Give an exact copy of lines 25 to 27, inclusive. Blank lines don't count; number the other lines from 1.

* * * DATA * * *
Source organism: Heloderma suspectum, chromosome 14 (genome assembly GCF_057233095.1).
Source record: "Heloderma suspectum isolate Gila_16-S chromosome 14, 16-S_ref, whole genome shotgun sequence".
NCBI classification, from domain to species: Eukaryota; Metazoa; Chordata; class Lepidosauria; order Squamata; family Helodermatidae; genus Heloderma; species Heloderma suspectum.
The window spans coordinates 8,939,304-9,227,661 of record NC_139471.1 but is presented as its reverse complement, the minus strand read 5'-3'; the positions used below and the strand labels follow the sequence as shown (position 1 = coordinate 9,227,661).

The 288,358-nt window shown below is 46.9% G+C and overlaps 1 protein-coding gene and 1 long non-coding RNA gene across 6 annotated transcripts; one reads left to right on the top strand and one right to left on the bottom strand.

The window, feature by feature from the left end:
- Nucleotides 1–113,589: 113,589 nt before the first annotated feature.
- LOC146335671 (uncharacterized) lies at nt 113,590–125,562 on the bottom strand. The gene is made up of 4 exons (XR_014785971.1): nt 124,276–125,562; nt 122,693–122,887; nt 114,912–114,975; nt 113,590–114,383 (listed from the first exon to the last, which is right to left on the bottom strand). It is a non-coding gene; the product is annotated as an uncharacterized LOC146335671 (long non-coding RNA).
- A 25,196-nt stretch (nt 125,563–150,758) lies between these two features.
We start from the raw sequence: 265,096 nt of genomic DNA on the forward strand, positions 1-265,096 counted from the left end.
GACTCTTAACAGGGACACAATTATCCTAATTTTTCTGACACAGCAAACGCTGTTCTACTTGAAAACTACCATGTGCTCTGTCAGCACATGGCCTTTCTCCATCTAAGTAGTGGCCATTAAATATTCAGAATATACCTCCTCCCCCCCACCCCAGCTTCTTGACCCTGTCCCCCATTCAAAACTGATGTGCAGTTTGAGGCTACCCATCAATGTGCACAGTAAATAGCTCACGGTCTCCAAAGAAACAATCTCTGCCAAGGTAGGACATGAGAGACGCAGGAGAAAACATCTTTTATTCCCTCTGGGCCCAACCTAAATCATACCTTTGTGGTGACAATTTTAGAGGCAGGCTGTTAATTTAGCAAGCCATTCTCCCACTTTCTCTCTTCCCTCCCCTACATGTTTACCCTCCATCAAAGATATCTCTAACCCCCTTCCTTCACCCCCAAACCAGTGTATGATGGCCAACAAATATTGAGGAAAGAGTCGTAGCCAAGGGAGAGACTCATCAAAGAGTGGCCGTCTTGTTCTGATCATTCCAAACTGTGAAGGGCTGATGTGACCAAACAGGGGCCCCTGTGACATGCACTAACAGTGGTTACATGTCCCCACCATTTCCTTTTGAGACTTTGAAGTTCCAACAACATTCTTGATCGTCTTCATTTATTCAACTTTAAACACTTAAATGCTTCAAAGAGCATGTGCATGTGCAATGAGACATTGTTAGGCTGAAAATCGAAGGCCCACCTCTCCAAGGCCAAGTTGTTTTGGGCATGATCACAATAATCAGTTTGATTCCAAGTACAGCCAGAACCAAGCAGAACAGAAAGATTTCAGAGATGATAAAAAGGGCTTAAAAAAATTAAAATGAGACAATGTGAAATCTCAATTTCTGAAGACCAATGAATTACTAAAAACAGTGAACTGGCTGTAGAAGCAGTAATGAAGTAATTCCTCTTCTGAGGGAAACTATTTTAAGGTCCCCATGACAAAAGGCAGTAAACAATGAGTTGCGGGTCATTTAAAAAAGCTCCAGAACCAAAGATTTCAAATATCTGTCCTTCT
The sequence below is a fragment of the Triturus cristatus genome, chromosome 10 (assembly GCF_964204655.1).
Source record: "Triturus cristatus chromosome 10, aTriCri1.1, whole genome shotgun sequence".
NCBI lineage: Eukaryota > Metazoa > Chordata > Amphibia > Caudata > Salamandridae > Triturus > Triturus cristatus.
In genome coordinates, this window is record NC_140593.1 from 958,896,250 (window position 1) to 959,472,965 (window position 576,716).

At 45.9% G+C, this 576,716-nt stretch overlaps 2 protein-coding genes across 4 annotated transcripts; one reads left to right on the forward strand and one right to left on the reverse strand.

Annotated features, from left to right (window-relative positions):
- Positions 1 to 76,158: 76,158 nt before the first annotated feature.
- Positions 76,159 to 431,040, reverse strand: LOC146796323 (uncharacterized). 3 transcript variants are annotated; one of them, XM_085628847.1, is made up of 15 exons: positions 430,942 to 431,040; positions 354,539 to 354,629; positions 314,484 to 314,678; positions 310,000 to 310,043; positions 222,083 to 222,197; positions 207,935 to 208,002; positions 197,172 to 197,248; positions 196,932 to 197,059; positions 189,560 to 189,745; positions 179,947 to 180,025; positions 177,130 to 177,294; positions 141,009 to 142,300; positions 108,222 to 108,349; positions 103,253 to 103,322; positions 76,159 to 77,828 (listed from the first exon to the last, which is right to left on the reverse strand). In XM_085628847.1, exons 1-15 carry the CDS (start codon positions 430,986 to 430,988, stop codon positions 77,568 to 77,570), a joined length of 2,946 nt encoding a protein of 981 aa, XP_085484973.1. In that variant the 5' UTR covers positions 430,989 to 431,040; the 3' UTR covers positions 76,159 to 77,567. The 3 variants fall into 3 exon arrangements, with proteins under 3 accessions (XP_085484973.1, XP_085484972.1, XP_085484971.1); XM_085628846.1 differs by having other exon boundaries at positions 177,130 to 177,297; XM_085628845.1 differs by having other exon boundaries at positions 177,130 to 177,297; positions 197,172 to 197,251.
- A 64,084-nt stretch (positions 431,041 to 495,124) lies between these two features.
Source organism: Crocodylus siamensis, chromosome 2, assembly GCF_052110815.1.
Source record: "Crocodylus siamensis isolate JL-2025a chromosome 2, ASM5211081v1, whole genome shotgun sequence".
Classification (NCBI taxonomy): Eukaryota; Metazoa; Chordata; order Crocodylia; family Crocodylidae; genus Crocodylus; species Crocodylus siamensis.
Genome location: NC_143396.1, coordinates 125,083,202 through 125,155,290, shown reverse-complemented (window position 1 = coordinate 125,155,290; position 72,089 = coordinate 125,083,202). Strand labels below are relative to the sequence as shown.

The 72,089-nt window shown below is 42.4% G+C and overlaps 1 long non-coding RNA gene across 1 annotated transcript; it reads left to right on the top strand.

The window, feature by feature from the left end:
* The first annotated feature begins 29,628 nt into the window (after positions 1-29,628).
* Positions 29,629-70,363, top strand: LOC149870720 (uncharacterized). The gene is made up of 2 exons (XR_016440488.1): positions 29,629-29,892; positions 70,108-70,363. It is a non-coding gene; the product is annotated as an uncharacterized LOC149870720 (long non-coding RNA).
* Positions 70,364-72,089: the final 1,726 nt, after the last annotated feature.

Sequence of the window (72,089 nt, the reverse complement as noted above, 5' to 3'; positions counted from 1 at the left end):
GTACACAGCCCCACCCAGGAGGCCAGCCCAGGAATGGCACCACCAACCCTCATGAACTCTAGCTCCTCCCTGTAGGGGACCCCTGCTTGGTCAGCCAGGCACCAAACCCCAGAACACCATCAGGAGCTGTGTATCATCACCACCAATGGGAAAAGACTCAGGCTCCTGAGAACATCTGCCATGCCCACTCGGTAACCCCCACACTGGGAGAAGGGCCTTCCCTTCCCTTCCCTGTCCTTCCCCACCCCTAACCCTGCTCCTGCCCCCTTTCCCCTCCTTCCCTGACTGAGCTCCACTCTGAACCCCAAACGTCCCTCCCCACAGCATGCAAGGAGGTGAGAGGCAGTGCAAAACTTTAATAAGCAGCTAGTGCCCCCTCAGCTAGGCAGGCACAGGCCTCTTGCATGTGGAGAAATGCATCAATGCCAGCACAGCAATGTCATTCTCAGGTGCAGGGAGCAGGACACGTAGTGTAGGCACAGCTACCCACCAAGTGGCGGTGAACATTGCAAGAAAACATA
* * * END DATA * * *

The 72,089-nt window shown below is 42.4% G+C and overlaps 1 long non-coding RNA gene across 1 annotated transcript; it reads left to right on the top strand.

The window, feature by feature from the left end:
* The first annotated feature begins 29,628 nt into the window (after positions 1-29,628).